|Publication number||US4600291 A|
|Application number||US 06/578,522|
|Publication date||Jul 15, 1986|
|Filing date||Feb 9, 1984|
|Priority date||Feb 9, 1984|
|Also published as||EP0153422A1, EP0153422B1|
|Publication number||06578522, 578522, US 4600291 A, US 4600291A, US-A-4600291, US4600291 A, US4600291A|
|Inventors||Shuichi Ohtsuka, Akira Yoda, Akinori Kimura, Isoji Takahashi|
|Original Assignee||Fuji Photo Film Co., Ltd.|
|Export Citation||BiBTeX, EndNote, RefMan|
|Patent Citations (5), Referenced by (12), Classifications (7), Legal Events (4)|
|External Links: USPTO, USPTO Assignment, Espacenet|
(1) Field of the Invention
This invention relates to an electrophotographic device having a processing head which comprises four separate stages charging/exposing, developing, drying, and fixing, and which simultaneously processes a plural number of frames of a recording film.
(2) Description of the Prior Art
Picture image data is generally recorded on a microfilm or the like by a 5-stage processing which comprises charging, exposing, developing, drying and fixing in a wet-type electrophotographic recording system. In short, a film or an electro-photosensitive material is charged on the surface thereof by corona-discharge in a charging process and forwarded to an exposing process. In the exposing process, picture image data to be recorded is projected and recorded on the film via an optical system as an electrostatic latent image. The film with the electrostatic latent image is fed to a developing process, where a developer is applied on the photosensitive surface thereof, and toner is made to electrically adhere according to the pattern of the latent image. Then, the film is passed to the drying process to dry unnecessary or excess developer. The toner which electrically adheres is fused in a fixing process, thereby recording the picture image data on the film, almost permanently. If a special liquid developer is used, it may be dried and fixed simultaneously. In such a case, the drying process includes the fixing process and the film may be finished completely by a four-stage process.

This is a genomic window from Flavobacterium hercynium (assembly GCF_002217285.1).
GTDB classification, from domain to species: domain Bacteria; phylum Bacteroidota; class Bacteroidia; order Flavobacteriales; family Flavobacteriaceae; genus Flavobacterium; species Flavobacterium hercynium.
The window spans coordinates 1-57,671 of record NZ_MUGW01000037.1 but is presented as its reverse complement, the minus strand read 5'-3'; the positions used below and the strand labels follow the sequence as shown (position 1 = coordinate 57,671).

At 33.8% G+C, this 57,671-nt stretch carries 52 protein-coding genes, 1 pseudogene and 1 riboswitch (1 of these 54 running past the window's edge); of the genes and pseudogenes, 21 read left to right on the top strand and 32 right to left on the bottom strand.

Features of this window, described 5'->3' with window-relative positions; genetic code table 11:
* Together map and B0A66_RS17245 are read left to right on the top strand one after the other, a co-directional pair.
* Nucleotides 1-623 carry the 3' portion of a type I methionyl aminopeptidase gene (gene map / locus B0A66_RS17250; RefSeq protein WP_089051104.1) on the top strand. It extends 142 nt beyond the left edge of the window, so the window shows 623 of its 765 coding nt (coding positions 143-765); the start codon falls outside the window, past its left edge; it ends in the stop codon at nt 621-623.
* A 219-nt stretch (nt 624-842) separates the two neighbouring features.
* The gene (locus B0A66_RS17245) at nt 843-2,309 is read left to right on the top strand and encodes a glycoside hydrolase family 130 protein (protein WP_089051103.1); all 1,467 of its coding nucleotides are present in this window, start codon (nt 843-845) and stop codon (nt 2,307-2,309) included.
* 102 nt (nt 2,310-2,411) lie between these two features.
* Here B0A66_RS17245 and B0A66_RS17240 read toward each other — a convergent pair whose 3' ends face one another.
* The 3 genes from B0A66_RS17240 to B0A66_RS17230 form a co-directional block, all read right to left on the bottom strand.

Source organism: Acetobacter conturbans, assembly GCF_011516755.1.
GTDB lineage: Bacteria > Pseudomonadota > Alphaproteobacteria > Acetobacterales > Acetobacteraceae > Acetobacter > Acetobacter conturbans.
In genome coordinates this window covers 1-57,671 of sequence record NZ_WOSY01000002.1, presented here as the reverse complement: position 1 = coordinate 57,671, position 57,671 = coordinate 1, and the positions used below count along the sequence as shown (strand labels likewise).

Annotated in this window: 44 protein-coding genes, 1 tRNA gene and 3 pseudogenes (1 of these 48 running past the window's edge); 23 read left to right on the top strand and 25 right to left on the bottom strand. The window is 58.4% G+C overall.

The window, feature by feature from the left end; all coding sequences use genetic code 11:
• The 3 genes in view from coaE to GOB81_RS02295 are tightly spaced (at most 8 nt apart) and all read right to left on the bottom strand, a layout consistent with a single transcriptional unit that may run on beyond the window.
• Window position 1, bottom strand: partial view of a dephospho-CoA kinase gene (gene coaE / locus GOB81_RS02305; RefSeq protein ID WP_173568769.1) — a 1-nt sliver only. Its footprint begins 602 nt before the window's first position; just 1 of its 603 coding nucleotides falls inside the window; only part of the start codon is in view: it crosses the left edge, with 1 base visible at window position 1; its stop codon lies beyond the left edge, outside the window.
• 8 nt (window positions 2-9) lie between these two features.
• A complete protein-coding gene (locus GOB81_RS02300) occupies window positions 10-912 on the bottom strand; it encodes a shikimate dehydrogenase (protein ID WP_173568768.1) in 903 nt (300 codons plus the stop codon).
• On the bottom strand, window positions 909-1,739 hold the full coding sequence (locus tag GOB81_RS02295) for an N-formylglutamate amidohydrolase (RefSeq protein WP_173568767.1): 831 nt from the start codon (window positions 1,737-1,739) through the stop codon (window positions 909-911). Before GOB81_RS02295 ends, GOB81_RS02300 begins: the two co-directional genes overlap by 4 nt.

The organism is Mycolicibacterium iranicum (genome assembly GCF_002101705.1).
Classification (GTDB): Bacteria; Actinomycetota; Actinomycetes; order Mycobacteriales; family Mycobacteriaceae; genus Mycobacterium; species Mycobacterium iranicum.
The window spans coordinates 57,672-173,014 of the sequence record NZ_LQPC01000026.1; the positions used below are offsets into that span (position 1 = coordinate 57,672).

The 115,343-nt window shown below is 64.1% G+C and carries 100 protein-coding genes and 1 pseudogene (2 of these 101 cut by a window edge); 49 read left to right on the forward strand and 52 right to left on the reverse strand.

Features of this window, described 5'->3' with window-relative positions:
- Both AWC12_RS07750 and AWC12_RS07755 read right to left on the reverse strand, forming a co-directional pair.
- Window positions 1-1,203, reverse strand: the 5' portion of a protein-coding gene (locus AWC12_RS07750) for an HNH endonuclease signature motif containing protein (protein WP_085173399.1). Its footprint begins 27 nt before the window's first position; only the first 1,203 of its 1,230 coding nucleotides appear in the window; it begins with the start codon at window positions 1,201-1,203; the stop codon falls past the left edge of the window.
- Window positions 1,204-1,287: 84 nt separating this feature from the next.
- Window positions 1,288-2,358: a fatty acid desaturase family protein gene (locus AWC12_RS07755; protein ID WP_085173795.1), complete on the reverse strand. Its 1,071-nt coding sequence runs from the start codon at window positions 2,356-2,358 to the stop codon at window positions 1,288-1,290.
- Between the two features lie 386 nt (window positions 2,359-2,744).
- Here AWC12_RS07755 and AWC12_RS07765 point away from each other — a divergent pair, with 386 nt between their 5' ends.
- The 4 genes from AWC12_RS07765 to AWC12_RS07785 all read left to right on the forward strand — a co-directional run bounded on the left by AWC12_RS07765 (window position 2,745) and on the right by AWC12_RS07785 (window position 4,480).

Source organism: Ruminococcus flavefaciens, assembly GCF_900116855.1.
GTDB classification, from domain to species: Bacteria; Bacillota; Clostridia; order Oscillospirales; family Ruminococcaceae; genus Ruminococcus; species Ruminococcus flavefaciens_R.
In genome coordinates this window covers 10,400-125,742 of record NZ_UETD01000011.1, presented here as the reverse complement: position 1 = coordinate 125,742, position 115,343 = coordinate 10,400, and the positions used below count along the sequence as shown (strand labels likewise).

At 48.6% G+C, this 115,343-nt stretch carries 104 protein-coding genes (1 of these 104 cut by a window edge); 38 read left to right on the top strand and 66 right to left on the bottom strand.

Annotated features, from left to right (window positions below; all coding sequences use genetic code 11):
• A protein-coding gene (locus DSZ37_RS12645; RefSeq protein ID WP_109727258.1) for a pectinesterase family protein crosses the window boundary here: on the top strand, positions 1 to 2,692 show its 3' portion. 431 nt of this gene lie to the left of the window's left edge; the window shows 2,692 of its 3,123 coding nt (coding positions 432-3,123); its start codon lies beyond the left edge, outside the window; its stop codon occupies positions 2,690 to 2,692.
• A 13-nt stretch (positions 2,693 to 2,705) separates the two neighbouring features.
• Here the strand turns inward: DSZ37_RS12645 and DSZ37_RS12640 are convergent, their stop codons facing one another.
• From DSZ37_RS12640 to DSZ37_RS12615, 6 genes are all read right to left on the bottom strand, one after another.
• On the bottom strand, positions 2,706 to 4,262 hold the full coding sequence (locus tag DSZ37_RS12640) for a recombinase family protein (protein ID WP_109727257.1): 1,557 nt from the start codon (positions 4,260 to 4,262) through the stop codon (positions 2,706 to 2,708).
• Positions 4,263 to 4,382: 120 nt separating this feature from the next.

As it is possible to forward the image recording process by a frame of a film in such an electrophotographic system, it can advantageously reproduce picture image data immediately. Also, since the electro-photosensitive member is not photosensitive until it is charged, the film can be inserted under daylight conditions and it is more advantageous compared with conventional recording systems using a silver halide photographic material. Therefore, it has been applied in various fields.
In the above electrophotographic recording system, as the toner electrically adheres to an electro-photosensitive member as described above, it is necessary to immediately fix it. The above processing is, therefore, conducted on each frame consecutively and continuously. There have been proposed various types of recording heads which can conclude image processing in a short time and have processing sections arranged in a space-saving manner.
A conventional head is shown in FIGS. 1(a) and 1(b). The recording head 10 in FIG. 1(a) is provided with a charging/exposing section 11, a fixing section 12 adjacent thereto, a liquid-removing section 13, and a developing section 14, arranged in that order, and all the sections other than the liquid-removing section 13 have openings of a size corresponding to a frame of a film. A frame of the film is uniformly charged and projected with an image at the charging/exposing section 11, then passed to the developing section 14 via the fixing section 12 and the liquid-removing section 13 and processed for development. It then is reversed to be passed in the direction toward the liquid-removing section 13 to remove the liquid and dry while moving toward the fixing section 12. The fixing process is conducted in the section and at the same time a new frame adjacent to the first frame is charged and exposed at the charging/exposing section.
The recording head 20 shown in FIG. 1(b) is an example where a main body 21 is slidably provided in the advancing direction of the film and comprises of a developing section 22, an exposing section 23, a charging section 24, and a drying section 25 arranged in due order. In the recording head 20, the main body 21 is moved in the advancing direction of the film toward a frame thereof which is held stationary at a predetermined position to conduct processes from charging to developing consecutively, by the charging section 24, the exposing section 23, and the developing section 22. Then, the main body 21 is reversed in movement so that the drying section 25 comes to face the frame to conduct drying and fixing operations. As reference materials concerning FIG. 1(a), there are U.S. Pat. No. 3,972,610 and U.S. Pat. No. 4,082,442, and other. As for FIG. 1(b), there is Japanese Patent Publication No. 54-13786.